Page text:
The multi-faceted field of Forensic Photography is used in diverse disciplines as Forensic Odontology, Dactyloscopy, Document Examination, Forensic Pathology and Forensic Tool Mark Examination. Forensic photography's role as well as its limitations are emphasized in this course. Students will be thoroughly immersed in the theory of photography, providing them with an understanding of the techniques which will be used in the practical exercise. Topics include crime scene photography, alternate light source photography, unltraviolet and infrared photography, photomicrography, macro photography, theory of light and photographic evidence in the courtroom.
Admission to a Forensic credential program or permission of the Program Coordinator.
This is a hybrid course with online delivery Oct 12 - Nov 29, In-class Sat - Sun Nov 17, 18, 25 from 0900 - 1700, and Nov 24 1200 – 2000. There is no textbook requirement.*** It is recommended that each student supplies, as a minimum: a digital SLR camera that can be used in both manual and automatic modes, a compatible zoom lens approximately 28-80mm (35mm equivalent), a macro lens or diopter set for the aforementioned zoom lens, a remote shutter release, a remote flash with cord and a sturdy tripod. Each student will be required to have a formatted USB flash memory thumb drive of at least 2 MB. The camera equipment and thumb drive will be required on each day of the in-class session of the course. BCIT has a limited number of camera kits that will be available on a first come/first served basis. Any student contemplating this course and is unable to supply the recommended equipment should check with the program coordinator, Dave McKay, at David_McKay@bcit.ca prior to course registering. For authorization to register, please contact Julia Dreyer, Program Assistant, Forensics, at email@example.com. For information on Forensic programs and courses, visit: www.bcit.ca/cas/forensics .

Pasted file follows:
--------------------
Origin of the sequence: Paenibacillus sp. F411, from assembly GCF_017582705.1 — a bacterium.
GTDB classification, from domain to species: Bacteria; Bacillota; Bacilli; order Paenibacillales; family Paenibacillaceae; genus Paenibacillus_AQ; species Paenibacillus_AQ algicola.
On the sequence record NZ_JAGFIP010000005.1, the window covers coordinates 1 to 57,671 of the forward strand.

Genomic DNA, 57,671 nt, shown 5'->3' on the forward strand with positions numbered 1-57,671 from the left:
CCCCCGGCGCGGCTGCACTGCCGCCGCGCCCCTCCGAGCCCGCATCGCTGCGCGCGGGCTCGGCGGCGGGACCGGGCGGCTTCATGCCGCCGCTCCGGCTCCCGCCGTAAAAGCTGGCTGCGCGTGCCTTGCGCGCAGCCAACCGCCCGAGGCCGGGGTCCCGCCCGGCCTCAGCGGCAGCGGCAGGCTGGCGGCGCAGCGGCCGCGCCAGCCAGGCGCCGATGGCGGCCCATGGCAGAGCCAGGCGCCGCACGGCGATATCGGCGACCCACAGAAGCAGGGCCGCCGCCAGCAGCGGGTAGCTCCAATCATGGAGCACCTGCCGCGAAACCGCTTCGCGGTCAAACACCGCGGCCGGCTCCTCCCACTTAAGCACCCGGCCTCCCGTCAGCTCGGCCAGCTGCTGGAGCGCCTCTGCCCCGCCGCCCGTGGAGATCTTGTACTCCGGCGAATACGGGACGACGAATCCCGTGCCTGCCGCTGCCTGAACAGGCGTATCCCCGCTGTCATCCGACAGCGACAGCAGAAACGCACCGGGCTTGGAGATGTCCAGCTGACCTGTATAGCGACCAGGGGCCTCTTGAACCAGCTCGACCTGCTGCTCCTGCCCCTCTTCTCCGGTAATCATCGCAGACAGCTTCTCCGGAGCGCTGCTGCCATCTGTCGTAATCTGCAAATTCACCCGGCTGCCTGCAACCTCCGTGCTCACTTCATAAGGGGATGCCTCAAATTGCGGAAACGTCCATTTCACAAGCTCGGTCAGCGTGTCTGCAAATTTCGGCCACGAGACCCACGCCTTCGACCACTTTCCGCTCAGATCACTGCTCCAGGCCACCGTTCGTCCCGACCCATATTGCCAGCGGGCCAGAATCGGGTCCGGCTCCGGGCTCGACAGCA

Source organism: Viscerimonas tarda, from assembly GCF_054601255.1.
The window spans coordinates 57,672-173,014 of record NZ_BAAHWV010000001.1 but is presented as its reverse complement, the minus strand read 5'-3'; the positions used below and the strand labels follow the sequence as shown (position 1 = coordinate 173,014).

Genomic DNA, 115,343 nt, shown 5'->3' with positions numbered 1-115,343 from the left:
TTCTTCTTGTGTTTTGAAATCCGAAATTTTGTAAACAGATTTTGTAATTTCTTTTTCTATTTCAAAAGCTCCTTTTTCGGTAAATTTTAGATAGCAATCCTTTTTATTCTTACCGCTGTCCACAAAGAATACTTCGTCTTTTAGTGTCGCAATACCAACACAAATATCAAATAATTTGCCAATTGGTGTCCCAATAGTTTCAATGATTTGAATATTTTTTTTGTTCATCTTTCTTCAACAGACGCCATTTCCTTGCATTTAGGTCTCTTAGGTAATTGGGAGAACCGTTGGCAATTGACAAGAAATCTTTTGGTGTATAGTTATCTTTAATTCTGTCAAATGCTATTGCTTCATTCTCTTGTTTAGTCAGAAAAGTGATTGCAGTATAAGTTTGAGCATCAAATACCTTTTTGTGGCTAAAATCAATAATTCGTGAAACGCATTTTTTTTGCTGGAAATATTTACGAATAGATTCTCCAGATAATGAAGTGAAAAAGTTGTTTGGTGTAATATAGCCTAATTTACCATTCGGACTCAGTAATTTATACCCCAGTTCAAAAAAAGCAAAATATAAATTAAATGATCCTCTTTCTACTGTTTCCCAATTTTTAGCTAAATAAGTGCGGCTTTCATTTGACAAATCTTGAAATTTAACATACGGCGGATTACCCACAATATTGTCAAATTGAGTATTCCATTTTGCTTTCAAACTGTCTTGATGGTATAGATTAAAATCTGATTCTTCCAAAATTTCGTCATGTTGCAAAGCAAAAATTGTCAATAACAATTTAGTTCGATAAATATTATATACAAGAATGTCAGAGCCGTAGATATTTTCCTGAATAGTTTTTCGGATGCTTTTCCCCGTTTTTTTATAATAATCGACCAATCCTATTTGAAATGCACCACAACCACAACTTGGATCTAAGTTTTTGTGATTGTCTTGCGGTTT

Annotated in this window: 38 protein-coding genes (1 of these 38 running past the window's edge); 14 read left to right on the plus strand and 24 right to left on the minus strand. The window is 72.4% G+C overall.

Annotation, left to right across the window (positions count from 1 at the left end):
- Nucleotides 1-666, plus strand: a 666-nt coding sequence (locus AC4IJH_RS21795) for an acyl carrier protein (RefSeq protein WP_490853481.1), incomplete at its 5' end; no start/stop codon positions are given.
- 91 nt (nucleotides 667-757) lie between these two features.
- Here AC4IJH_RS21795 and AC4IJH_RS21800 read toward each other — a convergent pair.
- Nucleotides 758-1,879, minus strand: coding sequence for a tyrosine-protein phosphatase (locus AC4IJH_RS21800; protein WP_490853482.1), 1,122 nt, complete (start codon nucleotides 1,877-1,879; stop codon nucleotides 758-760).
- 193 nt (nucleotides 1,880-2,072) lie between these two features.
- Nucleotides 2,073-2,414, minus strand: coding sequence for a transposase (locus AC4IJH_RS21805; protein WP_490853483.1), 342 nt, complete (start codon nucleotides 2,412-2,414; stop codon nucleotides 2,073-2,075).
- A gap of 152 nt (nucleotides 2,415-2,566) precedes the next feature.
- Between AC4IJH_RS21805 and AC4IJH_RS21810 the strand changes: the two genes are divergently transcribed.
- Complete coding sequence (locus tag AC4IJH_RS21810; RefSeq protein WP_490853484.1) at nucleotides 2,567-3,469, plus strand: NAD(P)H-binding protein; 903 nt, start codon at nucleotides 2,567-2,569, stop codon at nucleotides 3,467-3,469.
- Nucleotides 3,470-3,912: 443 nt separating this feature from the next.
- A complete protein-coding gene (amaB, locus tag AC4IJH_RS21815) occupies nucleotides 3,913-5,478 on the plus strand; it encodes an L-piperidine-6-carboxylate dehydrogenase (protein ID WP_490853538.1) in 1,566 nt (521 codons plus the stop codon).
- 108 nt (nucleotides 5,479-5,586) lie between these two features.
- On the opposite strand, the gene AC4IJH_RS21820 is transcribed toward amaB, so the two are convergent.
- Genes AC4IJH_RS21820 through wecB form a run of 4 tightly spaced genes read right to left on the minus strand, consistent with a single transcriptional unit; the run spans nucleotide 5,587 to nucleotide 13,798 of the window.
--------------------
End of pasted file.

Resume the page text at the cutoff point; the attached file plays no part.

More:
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Upon successful completion, the student will be able to:
Apply principles of "forensic photography" and compare how it differs from conventional photography.
Demonstrate how light is controlled to arrive at the desired exposure.
Outline the terms "true perspective" and "viewing distance" and their potential impact in a court of law.
Given a simulated outdoor crime scene in darkness, correctly demonstrate:
the photographic documentation of the scene using a time exposure.
the photographic documentation of the scene by "painting" with light.
Given a three-dimensional impression, correctly demonstrate the proper techniques in its photographic documentation.
Outline what is meant by the term "stokes shift" and its importance in forensic photography.
Given a simulated crime scene, demonstrate the correct protocol in depicting the scene photographically.
Correctly photograph a developed fingerprint 1:1 in situ as well as from a set of known fingerprints.
Plan and demonstrate the proper techniques when faced with a variety of photographic problems, using the principles of depth of field; depth of focus; law of reciprocity; inverse square law; perspective and distortion.
Effective as of Fall 2007
FSCT 8340 is offered as a part of the following programs:
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